BP joins list of companies pausing Red Sea shipments

LONDON (AP) — Oil and natural gas giant BP has joined the growing list of companies that have halted their shipments through the Red Sea because of the risk of attack from Yemen’s Houthi rebels, threatening a major trade route in what is expected to have global effects.

London-based BP said December 18 that it has “decided to temporarily pause all transits through the Red Sea,” including shipments of oil, liquid natural gas and other energy supplies. Describing it as a “precautionary pause,” the company said the decision was under ongoing review but that it was prioritizing crew safety.

Oil prices rose Monday partly over market nerves about attacks by the Iranian-backed Houthis, which have targeted container ships and oil tankers passing through a narrow waterway that separates Yemen from East Africa and leads north to the Red Sea and Suez Canal, where an estimated 10 per cent of the world’s trade passes through.

The Houthis have targeted Israeli-linked vessels during Israel’s war with Hamas but escalated their attacks last week, hitting or just missing ships without clear ties.

In the past few days, four of the five world’s largest container shipping companies have paused or rerouted movements through the Red Sea. Maersk, MSC, CMA CGM Group and Hapag-Lloyd are leaders in alliances that move basically all consumer goods between Asia and Europe, so “virtually all services will have to make this rerouting,” said Simon Heaney, senior manager of container research for Drewry, a maritime research consultancy.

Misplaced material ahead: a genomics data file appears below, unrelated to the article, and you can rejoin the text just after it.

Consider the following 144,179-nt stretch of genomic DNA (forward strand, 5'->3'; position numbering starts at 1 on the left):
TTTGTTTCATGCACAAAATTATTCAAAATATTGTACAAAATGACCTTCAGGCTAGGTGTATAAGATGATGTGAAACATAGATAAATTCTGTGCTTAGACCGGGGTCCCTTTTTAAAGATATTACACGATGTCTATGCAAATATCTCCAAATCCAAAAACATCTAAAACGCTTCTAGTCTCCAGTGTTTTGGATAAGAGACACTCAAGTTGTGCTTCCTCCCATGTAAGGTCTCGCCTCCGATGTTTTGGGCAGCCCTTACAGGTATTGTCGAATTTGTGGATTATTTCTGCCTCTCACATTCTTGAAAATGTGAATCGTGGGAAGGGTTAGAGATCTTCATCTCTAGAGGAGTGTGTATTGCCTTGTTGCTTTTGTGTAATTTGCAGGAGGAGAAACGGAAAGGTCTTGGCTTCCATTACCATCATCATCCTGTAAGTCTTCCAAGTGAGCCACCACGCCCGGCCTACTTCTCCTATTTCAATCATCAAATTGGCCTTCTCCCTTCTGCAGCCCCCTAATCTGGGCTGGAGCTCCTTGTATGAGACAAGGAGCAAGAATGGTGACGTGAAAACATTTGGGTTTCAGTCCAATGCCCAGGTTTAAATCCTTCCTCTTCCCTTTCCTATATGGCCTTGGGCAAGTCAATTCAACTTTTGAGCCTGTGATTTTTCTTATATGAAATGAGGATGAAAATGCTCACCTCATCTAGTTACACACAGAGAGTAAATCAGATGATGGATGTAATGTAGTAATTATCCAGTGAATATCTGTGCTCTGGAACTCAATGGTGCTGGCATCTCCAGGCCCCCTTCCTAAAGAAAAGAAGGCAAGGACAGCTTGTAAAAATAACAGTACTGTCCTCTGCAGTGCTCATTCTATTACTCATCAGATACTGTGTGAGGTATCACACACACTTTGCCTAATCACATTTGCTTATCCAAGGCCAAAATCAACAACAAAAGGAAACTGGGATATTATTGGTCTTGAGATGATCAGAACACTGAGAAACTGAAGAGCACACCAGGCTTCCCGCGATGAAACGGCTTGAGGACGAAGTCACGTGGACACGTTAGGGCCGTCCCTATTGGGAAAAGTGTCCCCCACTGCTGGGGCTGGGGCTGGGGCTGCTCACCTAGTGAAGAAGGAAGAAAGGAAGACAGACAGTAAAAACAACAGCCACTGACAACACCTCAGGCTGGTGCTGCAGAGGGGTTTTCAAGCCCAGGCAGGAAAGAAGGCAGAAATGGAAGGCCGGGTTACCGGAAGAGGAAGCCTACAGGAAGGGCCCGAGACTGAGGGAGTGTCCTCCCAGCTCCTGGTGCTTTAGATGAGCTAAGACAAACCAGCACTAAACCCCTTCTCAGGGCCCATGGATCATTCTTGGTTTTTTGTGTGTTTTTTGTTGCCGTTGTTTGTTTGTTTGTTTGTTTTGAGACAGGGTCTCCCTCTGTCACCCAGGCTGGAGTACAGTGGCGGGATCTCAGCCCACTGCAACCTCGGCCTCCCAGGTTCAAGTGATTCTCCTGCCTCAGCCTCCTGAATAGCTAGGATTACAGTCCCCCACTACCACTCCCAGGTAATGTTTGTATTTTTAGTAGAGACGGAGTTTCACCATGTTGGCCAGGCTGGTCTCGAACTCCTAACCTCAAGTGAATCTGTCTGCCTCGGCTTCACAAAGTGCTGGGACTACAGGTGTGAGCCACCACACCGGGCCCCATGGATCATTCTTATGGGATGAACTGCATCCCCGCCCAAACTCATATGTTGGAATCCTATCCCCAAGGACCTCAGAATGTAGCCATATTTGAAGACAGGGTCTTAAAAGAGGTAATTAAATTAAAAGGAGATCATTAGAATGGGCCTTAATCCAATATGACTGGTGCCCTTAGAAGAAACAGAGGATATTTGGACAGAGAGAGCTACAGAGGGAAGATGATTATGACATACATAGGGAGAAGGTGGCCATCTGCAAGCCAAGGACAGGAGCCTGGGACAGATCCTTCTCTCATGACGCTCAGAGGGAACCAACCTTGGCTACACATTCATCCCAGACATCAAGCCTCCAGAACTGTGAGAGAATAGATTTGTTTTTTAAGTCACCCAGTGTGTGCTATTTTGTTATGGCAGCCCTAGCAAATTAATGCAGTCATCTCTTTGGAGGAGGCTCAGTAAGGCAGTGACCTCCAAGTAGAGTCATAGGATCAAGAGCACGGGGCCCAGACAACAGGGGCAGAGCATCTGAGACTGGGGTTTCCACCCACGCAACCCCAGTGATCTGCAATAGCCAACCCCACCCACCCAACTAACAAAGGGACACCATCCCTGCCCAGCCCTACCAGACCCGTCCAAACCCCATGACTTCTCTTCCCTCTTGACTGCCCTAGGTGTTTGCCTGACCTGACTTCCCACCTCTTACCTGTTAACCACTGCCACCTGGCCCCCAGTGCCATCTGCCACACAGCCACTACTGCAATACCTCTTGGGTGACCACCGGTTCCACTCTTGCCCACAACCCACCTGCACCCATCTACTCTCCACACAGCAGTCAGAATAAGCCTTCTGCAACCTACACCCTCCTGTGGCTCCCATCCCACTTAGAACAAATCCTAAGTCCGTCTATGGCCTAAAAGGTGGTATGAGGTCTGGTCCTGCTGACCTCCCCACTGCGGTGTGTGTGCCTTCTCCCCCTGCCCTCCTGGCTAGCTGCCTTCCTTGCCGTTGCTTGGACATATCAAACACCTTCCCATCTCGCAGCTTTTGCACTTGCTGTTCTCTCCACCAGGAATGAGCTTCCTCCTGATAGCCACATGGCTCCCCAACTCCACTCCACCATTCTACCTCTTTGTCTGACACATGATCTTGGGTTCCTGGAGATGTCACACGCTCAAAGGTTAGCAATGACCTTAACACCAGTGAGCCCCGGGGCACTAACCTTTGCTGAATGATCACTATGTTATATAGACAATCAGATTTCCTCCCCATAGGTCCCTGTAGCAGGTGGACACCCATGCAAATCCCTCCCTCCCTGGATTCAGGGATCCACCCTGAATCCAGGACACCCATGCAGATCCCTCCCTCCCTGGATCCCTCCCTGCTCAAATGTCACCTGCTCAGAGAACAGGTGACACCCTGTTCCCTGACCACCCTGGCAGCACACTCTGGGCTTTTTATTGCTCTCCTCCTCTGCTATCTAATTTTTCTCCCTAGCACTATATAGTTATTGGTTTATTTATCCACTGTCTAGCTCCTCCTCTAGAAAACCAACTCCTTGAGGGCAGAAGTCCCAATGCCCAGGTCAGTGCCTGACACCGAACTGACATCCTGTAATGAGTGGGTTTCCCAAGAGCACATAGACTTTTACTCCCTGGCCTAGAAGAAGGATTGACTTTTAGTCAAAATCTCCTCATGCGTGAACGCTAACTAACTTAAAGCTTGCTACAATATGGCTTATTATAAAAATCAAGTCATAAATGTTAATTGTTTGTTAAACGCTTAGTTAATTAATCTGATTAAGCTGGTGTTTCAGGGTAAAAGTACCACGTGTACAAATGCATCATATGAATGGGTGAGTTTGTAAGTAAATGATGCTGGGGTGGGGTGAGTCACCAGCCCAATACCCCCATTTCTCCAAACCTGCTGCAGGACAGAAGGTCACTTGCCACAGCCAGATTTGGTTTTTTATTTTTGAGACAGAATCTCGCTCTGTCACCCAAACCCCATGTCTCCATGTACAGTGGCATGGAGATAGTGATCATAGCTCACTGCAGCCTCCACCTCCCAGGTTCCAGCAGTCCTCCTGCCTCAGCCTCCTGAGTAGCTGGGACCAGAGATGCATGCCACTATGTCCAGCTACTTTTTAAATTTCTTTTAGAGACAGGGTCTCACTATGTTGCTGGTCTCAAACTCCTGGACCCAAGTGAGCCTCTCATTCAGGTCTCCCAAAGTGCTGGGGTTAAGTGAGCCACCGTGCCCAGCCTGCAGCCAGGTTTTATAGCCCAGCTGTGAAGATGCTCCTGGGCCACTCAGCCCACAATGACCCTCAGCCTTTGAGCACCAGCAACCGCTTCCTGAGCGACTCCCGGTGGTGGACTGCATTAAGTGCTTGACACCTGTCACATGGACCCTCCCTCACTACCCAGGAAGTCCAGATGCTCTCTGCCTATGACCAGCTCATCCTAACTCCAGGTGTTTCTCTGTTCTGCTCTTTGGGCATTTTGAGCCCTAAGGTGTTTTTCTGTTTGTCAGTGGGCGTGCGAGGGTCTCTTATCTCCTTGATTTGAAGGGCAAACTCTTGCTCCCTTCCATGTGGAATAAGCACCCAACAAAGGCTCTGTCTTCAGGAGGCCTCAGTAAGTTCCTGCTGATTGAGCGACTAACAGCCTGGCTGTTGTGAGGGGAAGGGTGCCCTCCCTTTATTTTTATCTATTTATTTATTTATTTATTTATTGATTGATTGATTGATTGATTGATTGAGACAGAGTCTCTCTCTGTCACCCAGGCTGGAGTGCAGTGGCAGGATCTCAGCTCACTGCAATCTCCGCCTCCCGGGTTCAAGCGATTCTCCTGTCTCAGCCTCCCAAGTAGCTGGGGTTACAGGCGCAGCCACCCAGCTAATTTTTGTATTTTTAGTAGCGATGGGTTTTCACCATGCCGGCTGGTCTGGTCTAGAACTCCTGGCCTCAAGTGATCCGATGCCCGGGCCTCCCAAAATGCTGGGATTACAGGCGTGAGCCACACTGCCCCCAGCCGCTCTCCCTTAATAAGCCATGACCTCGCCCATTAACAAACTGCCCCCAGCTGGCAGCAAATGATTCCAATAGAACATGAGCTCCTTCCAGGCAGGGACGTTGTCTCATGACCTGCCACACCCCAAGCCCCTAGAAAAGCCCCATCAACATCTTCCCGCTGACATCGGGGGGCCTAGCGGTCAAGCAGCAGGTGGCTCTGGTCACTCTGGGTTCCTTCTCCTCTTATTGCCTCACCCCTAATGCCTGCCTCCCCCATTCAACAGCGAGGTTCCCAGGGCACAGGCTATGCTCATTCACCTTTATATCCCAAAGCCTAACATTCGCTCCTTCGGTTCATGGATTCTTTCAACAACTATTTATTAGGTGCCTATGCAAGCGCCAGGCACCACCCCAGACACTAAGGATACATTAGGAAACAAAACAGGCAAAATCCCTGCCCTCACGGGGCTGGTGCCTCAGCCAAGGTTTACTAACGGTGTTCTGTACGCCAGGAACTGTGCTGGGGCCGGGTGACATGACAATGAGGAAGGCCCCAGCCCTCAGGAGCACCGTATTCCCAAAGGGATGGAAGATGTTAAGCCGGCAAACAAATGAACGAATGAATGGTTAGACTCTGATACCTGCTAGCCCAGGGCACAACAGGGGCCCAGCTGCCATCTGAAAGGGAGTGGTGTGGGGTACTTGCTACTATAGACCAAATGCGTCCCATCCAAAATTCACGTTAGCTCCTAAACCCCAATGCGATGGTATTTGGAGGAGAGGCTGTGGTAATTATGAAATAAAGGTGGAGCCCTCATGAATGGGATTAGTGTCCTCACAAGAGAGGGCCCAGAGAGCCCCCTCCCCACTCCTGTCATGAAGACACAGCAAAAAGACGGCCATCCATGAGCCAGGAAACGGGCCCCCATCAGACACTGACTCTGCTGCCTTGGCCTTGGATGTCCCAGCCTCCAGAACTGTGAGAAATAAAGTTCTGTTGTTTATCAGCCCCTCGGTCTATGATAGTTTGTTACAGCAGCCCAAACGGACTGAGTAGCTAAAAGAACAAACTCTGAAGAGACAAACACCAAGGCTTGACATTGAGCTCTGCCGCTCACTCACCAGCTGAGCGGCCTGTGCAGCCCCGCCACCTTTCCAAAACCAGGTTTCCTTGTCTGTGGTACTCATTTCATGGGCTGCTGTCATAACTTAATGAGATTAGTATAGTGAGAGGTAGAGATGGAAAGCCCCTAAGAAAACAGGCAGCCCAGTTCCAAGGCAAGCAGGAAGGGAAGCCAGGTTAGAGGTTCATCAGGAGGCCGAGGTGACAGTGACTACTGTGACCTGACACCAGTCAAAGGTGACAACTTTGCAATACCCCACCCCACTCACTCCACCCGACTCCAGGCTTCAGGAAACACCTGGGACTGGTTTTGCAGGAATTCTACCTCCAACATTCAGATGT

Ships will have to go around the Cape of Good Hope at the bottom of Africa instead, adding days to voyages.

Depending on what companies decide to do, they will have to add more ships to make up the extra time, burn more fuel for the longer journey and if they decide to go faster to meet their itineraries, and that would release more carbon dioxide, Heaney said.

Goods bound for stores for Christmas will have already been delivered, he said, but online orders could see delays.

“The impact will be longer transit times, more fuel spent, more ships required, potential disruption and delays, at least in the first arrivals in Europe,” he said.

That brings up the cost of shipping, but “I don’t think it’s going to go to the heights that it reached during the pandemic,” Heaney said.

Supply chain disruptions as the global economy rebounded from COVID-19 pandemic helped drive up consumer prices for people around the world.